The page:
Emily Hammond

Senior Lecturer, Law School of the University of Sydney (Australia).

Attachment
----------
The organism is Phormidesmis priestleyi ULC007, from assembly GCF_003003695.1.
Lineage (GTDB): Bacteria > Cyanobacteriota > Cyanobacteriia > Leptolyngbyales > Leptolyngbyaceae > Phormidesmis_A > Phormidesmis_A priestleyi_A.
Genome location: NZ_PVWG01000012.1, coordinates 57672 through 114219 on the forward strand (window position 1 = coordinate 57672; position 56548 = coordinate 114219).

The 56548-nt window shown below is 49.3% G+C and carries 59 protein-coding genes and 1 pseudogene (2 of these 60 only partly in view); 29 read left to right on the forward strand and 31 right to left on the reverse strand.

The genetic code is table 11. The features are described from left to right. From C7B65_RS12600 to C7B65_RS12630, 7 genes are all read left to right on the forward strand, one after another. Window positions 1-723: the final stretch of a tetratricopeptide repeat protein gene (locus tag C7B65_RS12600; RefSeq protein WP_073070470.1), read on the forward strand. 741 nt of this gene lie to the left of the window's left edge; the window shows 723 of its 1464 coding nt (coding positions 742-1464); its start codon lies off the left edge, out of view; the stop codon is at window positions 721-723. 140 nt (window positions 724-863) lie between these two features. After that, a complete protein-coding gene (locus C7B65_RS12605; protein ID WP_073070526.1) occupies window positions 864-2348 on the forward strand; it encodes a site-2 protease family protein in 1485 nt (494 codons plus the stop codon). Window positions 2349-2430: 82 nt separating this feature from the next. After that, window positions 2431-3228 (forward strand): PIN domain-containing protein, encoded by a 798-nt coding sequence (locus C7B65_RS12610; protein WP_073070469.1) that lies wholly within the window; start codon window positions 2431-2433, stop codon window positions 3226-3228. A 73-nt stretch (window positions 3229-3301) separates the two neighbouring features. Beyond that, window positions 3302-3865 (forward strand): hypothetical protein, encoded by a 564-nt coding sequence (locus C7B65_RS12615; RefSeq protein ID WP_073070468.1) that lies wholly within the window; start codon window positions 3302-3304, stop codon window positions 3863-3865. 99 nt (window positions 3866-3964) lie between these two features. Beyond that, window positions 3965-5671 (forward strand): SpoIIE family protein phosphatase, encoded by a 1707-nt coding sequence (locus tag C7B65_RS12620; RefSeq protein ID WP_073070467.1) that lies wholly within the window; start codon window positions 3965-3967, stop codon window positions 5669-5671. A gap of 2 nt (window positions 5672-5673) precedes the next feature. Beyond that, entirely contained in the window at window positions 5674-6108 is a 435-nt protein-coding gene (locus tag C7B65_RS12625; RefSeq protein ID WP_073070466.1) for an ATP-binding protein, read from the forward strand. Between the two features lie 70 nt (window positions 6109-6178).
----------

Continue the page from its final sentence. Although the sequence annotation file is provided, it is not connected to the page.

To what extent, and in what ways, is judicial review shaped by its specific constitutional context? Recent developments in Australian judicial review of administrative and adjudicative powers may be of some interest in exploring this terrain. This paper discusses the impact of Australia’s basic law, the Constitution, on judicial application of a concept central to judicial review: invalidity. It argues that the full impact of the separation of judicial power in Australia’s Constitution on thinking about the status of “invalid” decisions has yet to be revealed; and indicates some potential areas where doctrinal adjustments may be necessary to reflect and integrate the ‘constitutionalised’ role of invalidity.

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